But while the president was not asked, nor did he speak, about the George Zimmerman-Trayvon Martin case in Sanford, Fla., one that has spawned heated discussions about racial profiling across the country, he did speculate about a possible candidate for Homeland Security chief, someone who has become a lightning rod on the issue.
New York City Police Commissioner Ray Kelly would be “well-qualified” to run the Department of Homeland Security, Obama said in an interview with Univision’s affiliate in the New York/New Jersey area. He hasn’t actually named Kelly as his choice to replace outgoing Homeland Security Secretary Janet Napolitano, who is leaving to head the University of California system.
Was putting such a strong endorsement out there a first step toward seeing how Kelly’s name is received, or was it a case of the president being polite when being put on the spot? Obama said the commissioner “might be very happy where he is.” If Kelly isn’t, though, Obama said he’d want to know about it. “I think Ray Kelly is one of the best there is,” Obama said.
Never shy New York politicians are weighing in. Kelly has the bipartisan support of Sen. Charles Schumer, a New York Democrat, and Congressman Peter King, a New York Republican. Rep. Carolyn Maloney (D-N.Y.) called Kelly “uniquely qualified” for the job, in the New York Daily News. She cited, in addition to NYPD experience, his work during the Clinton administration, leading the U.S. border patrol and overseeing enforcement agents at the Treasury Department.
However, Rep. Hakeem Jeffries (D-N.Y.) on Wednesday said the New York City police commissioner would be a “poor choice” to head Homeland Security. On MSNBC’s “All In with Chris Hayes,” Jeffries said: “He’s been a good administrator, and perhaps I could even support his potential appointment to this position in the absence of the massive aggressive stop-and-frisk program that he’s run, and the unconstitutional Muslim surveillance program, but that’s kind of like saying, I had a good year, if you don’t count the winter, spring, and fall.”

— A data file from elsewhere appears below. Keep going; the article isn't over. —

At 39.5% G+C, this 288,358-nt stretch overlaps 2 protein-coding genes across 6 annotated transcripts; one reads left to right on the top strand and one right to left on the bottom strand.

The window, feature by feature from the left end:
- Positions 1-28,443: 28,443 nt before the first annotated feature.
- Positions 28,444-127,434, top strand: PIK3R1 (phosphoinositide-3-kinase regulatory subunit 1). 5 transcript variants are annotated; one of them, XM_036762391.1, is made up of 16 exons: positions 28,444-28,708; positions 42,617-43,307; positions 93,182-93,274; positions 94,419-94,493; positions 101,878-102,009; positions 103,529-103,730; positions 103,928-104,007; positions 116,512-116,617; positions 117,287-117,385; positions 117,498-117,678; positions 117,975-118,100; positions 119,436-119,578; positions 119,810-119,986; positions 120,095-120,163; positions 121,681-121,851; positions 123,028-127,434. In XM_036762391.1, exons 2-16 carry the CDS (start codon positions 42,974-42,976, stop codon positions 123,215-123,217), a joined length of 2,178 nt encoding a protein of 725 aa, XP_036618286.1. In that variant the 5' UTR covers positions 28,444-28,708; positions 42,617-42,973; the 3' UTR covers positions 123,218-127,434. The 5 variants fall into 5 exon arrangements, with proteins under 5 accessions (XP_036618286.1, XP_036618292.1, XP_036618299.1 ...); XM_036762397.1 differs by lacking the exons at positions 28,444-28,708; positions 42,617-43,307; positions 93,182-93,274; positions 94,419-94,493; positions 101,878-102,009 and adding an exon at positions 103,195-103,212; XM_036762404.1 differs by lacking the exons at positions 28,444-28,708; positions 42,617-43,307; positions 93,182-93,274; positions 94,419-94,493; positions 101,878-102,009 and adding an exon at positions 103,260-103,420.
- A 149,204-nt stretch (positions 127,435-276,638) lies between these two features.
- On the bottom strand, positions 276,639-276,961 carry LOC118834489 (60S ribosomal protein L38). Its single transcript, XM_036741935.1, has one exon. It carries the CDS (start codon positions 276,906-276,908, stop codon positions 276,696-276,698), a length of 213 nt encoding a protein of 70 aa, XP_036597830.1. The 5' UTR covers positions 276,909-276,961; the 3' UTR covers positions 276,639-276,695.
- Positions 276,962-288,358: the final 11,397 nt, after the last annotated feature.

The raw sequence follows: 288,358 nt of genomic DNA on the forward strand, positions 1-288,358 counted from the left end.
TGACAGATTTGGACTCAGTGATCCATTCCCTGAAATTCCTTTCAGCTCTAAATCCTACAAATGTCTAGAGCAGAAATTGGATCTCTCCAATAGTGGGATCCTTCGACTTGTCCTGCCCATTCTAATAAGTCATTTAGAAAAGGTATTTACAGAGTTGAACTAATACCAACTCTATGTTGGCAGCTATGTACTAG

Jeffries called for “an effective balance between national security or effective law enforcement on the one hand and a healthy respect for our civil rights and civil liberties on the other.”
New York is currently defending the legality of the stop-and-frisk policies expanded and endorsed by Kelly and Mayor Michael Bloomberg, who has said, “I think we disproportionately stop whites too much and minorities too little.”
An analysis this year by the New York Civil Liberties Union highlighted “racial disparities” and “ineffectiveness” when it came to the program’s recovery of illegal guns. The report said: “Last year, the NYPD stopped and interrogated people 532,911 times, a 448-percent increase in street stops since 2002 – when police recorded 97,296 stops during Mayor Bloomberg’s first year in office. Nine out of 10 of people stopped were innocent, meaning they were neither arrested nor ticketed. About 87 percent were black or Latino.” Grounds for stops include “furtive movements.”
Kelly has also been criticized for post 9/11 surveillance of Muslim citizens, mosques and community organizations, as detailed in reporting by the Associated Press.
According to King, who has heard from those close to Kelly, the NYPD chief is “not saying no” to the idea of serving in Obama’s cabinet.
A criticism of Obama has been that in trying for common ground with opponents, he takes some of the most loyal members of his base, particularly African Americans, for granted. In The Washington Post this week, Janet Langhart Cohen urged the president, in his second term and after the Zimmerman verdict, to speak out about issues of concern to African Americans, including “unfair stop-and-frisk policies.”
Expect the questions and the expectations to get more pointed if Kelly is indeed a serious candidate for the Homeland Security post, with a line being drawn from profiling protests to the police commissioner’s record in New York.